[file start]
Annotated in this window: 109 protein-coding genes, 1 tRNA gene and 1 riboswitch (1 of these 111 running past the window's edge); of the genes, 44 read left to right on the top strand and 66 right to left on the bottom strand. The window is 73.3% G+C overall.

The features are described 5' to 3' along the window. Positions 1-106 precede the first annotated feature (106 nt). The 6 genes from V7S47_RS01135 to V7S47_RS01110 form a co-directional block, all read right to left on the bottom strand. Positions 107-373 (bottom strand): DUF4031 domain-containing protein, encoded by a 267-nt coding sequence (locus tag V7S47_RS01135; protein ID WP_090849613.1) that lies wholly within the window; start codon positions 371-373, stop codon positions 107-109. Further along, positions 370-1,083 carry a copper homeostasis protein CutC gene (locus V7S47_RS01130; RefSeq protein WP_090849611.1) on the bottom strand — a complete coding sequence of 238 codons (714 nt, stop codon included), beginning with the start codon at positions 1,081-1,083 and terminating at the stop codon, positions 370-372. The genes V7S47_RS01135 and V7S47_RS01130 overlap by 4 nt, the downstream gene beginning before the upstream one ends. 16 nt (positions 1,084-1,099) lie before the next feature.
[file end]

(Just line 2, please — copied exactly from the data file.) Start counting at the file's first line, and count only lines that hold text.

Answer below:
The features are described 5' to 3' along the window. Positions 1-106 precede the first annotated feature (106 nt). The 6 genes from V7S47_RS01135 to V7S47_RS01110 form a co-directional block, all read right to left on the bottom strand. Positions 107-373 (bottom strand): DUF4031 domain-containing protein, encoded by a 267-nt coding sequence (locus tag V7S47_RS01135; protein ID WP_090849613.1) that lies wholly within the window; start codon positions 371-373, stop codon positions 107-109. Further along, positions 370-1,083 carry a copper homeostasis protein CutC gene (locus V7S47_RS01130; RefSeq protein WP_090849611.1) on the bottom strand — a complete coding sequence of 238 codons (714 nt, stop codon included), beginning with the start codon at positions 1,081-1,083 and terminating at the stop codon, positions 370-372. The genes V7S47_RS01135 and V7S47_RS01130 overlap by 4 nt, the downstream gene beginning before the upstream one ends. 16 nt (positions 1,084-1,099) lie before the next feature.